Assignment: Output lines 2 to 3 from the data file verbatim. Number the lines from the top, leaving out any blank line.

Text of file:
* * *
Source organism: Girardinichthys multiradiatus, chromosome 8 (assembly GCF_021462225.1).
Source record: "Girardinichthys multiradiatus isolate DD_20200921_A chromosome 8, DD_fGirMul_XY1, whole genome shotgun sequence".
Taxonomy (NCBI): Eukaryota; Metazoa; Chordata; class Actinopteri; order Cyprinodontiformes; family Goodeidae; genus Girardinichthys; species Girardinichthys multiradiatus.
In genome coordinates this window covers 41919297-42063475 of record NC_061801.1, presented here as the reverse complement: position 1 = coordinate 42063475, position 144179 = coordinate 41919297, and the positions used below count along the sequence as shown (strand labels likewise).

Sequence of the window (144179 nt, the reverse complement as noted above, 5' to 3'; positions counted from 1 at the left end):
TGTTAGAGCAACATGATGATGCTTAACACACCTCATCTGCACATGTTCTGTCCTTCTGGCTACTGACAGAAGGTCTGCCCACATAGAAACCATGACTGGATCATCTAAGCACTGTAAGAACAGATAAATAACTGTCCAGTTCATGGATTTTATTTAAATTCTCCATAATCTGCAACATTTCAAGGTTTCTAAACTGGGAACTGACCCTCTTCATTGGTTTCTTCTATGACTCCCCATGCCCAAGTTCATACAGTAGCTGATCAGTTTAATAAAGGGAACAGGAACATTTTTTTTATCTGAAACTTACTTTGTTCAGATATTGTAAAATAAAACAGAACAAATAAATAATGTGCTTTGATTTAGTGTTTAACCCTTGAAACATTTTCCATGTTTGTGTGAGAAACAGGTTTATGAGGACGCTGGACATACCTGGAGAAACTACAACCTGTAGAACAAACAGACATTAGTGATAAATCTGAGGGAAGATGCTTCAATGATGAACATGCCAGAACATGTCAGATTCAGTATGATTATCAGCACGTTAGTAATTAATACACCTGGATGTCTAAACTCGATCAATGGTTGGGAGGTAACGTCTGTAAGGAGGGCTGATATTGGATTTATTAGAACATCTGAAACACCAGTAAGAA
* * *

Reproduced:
Source record: "Girardinichthys multiradiatus isolate DD_20200921_A chromosome 8, DD_fGirMul_XY1, whole genome shotgun sequence".
Taxonomy (NCBI): Eukaryota; Metazoa; Chordata; class Actinopteri; order Cyprinodontiformes; family Goodeidae; genus Girardinichthys; species Girardinichthys multiradiatus.